Tommy Wiseau and the Worst Movie Ever Made, “The Room”
The key to becoming a movie star is quite obvious – you have to have something about you that sets you apart. You have to have something about you that people find great and compelling; something unique in your performances that will have audiences thinking about it long after the performance has ended. Maybe it’s luck. Maybe some of these great actors were just in the right place in the right time, and had gotten thrown into a film so successful that they themselves become a success, regardless of how their roles actually contributed to the quality of the film. But the bottom line, for the most part, is to simply be really good at what you do. Someone else, however, has found another way to become a movie star.
By being the worst actor of all time.
Tommy Wiseau, writer, director, producer, and actor of The Room, is addictingly horrendous. There’s something about his unmistakable yet undefinable slurred foreign drawl that many fans of the movie could listen to all day. And not only does he boast the title of being the worst actor of all time, he also wins the medal for being the mastermind behind the worst movie of all time. Because of this, he’s started a cult phenomenon that’s been able to last longer than most big-budget Hollywood productions.
The amazing thing about The Room is that Mr. Wiseau is unable to see it for what it really is. There is not one thing about this film that was done correctly. The set designs make no sense, there’s a rooftop scene that’s green screened when it could have just been shot on, well, I don’t know, a rooftop, framed pictures of spoons, plotlines that are repeated hundreds of times, incompetent acting all around, and to top it all off, a plethora of excruciatingly long sex scenes which are accompanied by music that should have never been published in the first place. What’s even more insane is that the movie wasn’t made on a shoestring budget – instead, Wiseau put six million dollars into the making of this film.
Yet despite the hilarious end product, Tommy Wiseau has never once, in any way, shape, or form, admitted that The Room is a bad movie. In an interview with The List in 2013, Tommy hammered in a point that he’s been trying to make since the film was released:
“I said this many times – right now, in America, mainstream media understand what is The Room about, but they don’t understand because some of the stuff – I don’t want to say to you, but as a big picture – some of our reporters don’t understand the entertainment, it seems to me.”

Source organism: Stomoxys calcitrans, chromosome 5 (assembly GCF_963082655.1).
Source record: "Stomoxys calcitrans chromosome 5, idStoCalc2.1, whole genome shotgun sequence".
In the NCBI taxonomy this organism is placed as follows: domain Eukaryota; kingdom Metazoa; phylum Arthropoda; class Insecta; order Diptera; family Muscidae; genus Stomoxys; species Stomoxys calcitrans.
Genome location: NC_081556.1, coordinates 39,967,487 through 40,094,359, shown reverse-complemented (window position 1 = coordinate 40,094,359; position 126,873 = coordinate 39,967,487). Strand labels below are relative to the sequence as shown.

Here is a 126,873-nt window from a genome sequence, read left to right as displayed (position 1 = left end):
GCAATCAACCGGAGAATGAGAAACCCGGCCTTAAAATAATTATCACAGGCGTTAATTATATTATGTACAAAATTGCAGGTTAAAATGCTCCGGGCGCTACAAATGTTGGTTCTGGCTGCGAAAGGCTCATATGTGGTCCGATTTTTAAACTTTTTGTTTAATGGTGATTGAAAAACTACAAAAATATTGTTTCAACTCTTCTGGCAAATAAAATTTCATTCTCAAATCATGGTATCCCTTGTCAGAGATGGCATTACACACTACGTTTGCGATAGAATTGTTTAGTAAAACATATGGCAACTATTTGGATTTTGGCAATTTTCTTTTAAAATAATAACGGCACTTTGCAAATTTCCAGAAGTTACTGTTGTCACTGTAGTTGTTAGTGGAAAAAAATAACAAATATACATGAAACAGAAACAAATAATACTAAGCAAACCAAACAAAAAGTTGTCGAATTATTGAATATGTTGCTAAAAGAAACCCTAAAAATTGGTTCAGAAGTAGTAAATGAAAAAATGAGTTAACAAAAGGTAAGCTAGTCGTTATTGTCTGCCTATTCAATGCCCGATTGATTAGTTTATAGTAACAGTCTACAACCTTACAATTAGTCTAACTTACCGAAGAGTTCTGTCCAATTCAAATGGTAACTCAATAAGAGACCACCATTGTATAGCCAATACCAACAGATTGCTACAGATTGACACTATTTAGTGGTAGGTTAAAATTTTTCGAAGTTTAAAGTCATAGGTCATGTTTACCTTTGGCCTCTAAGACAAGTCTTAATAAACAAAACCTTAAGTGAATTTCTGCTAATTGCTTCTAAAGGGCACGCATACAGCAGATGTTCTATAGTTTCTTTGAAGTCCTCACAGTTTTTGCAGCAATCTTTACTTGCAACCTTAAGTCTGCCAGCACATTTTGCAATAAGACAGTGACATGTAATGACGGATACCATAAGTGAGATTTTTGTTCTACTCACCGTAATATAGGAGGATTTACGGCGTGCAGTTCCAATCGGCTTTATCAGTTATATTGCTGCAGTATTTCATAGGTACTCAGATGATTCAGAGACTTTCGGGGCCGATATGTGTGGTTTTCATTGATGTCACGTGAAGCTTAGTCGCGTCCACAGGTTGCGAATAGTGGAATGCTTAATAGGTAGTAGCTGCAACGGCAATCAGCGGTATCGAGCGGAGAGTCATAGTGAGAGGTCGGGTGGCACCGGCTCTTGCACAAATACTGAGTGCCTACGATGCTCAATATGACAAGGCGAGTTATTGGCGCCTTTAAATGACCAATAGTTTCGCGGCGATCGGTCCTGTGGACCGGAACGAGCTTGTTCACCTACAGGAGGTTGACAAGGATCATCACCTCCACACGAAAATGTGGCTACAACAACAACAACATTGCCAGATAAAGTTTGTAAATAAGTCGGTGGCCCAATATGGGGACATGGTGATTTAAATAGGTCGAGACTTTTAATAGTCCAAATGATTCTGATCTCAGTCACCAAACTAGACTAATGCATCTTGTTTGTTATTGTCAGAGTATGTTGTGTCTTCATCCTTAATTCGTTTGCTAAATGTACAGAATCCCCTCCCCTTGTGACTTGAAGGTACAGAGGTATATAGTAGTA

Despite Wiseau’s take on it, it seems that he is actually the one who doesn’t understand it. But I’m not here to criticize him – for all of the laughs that I have spent on The Room, I am actually here to applaud him.
There’s a certain mystery that surrounds his background. No one really knows where he came from, or how old he is. His fashion sense is undeniably weird, often wearing two belts and cargo pants stuffed to the brim in every pocket, accompanied by sunglasses in doors and at night. His demeanor is generally very straightforward and respectable; he’ll say whatever is on his mind, whether that be good or bad thoughts. He’s also a self-made man, though the details behind that still are not entirely clear.
In Greg Sestero’s book The Disaster Artist, he is able to get some information out to the general public about uncovering the mystery of the enigma that is Tommy Wiseau. And who else would be able to do it than Sestero, who starred alongside Tommy in the film itself? It is revealed that he fled from an undisclosed European country and came to America with a new identity. After years of struggle and heartache, Wiseau started a fashion company and also dabbled in real estate, eventually becoming a millionaire.
If you can’t believe that, just look at the budget for The Room, and then look on the ways in which that budget was spent. The film was made on two types of cameras simultaneously, digital and 35mm, which is the only movie ever to be shot like this. This is often a point that Wiseau boasts with a sense of accomplishment, and it is a true statement. However, he does not recognize the fact that this is true because the idea is entirely pointless and wasteful. He even went so far as to purchase all of the equipment himself, instead of doing the rational thing and renting them.
The beauty of Wiseau is that, as evidenced by the previous bit of information, he has, and probably always will do things his own way. The tenacity of creating a six million dollar vanity project and having it come out so horrible and yet sticking it through all the way to the end (and further, as almost 15 years later the screenings are selling out habitually) is unparalleled. As the story goes, the cast was replaced three times until he found one he was happy with – in the middle of filming too, no less. The movie was not made in five minutes, and it was not made for five dollars. It was a long and arduous process that Wiseau wanted – needed – to complete, and he did it. All with one dream in mind: to become a star.
His dream, as it turns out, would come true. He is now an enigmatic celebrity, a man with unmistakable charm and a talent for taking whatever he is doing to the ultimate extreme to sell a product. He is, whether you like it or not, the American dream. He’s become a success on his own dime – and he doesn’t give a damn whether or not you think his movie sucks.